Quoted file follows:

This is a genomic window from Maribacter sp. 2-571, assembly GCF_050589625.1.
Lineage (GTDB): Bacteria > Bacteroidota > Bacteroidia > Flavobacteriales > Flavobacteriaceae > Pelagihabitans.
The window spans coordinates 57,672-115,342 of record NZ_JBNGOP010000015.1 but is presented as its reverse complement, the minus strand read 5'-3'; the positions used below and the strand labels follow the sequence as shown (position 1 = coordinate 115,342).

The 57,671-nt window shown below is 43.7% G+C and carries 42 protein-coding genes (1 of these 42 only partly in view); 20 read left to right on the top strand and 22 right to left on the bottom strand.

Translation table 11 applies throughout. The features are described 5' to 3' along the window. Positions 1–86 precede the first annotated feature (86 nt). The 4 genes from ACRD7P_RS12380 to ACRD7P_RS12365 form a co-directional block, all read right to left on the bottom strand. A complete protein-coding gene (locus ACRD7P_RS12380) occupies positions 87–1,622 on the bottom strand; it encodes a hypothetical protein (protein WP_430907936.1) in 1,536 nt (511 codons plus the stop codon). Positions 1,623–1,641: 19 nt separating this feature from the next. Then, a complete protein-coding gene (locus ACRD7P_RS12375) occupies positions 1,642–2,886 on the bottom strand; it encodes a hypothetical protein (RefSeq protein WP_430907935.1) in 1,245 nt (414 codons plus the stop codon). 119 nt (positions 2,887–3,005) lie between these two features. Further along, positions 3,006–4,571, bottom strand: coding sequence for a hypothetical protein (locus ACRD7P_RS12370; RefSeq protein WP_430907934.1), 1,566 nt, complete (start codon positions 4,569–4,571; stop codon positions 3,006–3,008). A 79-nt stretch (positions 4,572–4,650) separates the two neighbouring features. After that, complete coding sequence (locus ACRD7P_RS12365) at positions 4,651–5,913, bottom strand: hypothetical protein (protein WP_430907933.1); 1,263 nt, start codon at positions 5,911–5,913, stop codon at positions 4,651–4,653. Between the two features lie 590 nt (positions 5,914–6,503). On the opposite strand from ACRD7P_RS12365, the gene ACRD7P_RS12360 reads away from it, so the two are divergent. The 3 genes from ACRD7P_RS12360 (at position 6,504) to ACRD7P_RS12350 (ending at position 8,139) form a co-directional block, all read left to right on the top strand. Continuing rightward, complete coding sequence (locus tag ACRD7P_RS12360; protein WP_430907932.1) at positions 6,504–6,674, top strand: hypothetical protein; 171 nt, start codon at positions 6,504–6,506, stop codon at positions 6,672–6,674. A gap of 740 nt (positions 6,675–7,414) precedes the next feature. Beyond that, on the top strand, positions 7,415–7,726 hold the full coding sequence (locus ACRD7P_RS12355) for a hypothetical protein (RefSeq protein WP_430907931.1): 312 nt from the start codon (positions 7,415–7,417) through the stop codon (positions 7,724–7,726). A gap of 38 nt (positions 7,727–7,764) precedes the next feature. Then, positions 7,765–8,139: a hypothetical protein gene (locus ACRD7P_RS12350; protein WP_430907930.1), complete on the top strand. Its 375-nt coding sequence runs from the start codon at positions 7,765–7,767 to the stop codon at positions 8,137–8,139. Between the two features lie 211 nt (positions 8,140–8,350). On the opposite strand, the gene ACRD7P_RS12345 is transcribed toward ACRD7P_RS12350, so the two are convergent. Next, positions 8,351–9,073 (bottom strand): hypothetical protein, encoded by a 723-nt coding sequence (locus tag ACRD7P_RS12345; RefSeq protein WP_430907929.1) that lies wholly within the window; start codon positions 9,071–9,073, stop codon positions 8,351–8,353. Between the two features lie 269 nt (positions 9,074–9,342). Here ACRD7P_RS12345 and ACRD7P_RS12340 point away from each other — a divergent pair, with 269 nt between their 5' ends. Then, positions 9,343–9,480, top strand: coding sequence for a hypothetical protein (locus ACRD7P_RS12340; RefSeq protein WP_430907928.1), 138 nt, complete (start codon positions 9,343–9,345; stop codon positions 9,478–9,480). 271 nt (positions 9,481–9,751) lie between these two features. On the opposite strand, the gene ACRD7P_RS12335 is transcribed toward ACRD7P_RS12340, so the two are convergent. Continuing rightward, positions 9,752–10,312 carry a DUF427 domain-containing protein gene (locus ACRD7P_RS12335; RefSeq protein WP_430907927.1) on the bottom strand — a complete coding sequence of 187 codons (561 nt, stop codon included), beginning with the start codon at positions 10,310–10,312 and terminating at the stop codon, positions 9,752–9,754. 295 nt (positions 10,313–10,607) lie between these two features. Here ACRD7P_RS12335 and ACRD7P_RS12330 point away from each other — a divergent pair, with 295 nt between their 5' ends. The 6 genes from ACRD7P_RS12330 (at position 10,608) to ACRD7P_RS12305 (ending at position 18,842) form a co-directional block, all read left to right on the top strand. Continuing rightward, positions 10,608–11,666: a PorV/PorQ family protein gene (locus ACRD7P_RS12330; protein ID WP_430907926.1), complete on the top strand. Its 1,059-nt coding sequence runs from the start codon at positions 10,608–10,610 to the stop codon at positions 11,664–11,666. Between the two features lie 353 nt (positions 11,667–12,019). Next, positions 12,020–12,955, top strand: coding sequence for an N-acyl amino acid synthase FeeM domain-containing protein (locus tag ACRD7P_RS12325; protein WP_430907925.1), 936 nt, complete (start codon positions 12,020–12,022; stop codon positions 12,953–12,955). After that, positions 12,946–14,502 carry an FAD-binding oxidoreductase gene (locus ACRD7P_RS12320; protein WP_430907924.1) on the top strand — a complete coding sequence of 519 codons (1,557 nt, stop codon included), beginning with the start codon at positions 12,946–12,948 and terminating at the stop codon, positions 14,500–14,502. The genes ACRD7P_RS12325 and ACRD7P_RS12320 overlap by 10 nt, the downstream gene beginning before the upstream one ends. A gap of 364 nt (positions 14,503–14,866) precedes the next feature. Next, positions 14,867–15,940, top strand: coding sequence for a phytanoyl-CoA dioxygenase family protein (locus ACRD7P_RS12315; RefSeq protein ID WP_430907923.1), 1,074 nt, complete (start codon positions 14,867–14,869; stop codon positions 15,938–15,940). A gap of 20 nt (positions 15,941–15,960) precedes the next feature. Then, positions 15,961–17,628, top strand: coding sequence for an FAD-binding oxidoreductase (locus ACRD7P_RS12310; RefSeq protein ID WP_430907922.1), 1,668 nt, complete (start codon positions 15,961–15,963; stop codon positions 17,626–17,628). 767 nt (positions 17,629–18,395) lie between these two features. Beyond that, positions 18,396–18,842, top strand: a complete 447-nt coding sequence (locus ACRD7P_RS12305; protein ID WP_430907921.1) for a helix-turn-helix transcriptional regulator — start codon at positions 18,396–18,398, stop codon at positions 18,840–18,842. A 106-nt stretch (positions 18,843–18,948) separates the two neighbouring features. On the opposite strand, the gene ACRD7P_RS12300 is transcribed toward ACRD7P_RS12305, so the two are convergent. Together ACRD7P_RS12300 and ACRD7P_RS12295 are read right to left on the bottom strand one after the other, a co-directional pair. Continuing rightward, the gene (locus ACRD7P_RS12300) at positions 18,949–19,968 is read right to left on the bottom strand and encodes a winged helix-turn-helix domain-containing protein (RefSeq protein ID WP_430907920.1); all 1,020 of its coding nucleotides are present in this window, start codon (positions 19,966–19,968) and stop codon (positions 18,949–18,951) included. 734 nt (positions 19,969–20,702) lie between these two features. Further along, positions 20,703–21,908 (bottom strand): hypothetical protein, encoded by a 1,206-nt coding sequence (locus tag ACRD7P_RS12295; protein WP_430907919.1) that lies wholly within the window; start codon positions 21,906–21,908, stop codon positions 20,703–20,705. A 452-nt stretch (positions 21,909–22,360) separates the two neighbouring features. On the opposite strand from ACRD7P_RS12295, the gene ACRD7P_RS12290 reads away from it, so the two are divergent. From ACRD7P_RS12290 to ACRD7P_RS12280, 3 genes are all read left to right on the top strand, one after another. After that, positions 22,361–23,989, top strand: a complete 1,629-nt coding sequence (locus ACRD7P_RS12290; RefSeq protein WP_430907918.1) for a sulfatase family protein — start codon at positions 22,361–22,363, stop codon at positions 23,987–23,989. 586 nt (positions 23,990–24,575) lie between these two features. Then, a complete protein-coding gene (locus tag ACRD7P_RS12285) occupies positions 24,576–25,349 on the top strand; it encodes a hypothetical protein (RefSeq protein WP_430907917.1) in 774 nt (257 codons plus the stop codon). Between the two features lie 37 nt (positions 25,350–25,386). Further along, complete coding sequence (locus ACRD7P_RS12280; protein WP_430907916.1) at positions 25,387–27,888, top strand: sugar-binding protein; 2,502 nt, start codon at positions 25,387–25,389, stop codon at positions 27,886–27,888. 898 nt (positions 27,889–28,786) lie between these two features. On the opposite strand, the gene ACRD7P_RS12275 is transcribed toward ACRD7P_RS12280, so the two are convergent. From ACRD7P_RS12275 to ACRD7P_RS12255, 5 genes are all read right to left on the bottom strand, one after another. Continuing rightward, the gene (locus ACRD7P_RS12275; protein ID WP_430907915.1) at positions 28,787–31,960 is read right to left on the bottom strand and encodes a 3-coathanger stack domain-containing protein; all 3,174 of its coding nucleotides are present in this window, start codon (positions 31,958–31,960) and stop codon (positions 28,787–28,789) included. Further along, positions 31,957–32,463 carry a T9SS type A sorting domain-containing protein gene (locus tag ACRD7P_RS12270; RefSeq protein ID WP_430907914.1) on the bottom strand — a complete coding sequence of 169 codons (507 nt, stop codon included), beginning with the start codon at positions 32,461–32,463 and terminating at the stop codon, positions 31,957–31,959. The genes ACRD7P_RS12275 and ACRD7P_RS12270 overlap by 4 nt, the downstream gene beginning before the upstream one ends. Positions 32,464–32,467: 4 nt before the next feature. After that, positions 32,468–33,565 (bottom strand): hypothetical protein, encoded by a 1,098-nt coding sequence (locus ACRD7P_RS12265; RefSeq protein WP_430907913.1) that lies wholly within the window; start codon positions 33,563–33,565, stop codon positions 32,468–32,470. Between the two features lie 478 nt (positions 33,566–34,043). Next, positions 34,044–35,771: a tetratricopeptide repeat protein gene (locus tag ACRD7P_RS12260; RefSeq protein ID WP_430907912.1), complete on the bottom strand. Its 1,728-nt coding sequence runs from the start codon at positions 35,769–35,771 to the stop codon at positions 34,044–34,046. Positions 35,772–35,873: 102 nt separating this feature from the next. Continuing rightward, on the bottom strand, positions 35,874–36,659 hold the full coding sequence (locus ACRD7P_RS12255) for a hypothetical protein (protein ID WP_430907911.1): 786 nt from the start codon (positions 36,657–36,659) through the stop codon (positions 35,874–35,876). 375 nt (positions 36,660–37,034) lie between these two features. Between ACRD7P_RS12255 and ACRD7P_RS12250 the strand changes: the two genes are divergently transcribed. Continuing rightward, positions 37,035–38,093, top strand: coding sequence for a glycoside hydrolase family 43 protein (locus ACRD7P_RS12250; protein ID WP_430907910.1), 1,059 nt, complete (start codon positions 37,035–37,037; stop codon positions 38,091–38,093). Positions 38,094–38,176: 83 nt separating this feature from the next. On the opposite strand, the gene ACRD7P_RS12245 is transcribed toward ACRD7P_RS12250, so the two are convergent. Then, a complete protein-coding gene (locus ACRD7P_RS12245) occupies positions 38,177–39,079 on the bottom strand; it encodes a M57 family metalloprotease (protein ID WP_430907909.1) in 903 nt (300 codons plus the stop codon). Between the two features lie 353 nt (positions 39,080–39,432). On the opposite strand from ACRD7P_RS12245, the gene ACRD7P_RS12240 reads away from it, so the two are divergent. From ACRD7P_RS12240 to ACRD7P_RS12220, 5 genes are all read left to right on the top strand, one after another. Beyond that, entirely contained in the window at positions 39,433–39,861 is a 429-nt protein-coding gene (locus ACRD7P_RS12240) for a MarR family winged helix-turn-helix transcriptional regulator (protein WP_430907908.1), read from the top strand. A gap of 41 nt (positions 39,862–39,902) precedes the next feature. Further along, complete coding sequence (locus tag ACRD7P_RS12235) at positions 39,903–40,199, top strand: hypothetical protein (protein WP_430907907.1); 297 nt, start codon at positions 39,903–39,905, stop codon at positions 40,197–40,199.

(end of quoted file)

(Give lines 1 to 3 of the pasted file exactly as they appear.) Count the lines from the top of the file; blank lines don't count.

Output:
This is a genomic window from Maribacter sp. 2-571, assembly GCF_050589625.1.
Lineage (GTDB): Bacteria > Bacteroidota > Bacteroidia > Flavobacteriales > Flavobacteriaceae > Pelagihabitans.
The window spans coordinates 57,672-115,342 of record NZ_JBNGOP010000015.1 but is presented as its reverse complement, the minus strand read 5'-3'; the positions used below and the strand labels follow the sequence as shown (position 1 = coordinate 115,342).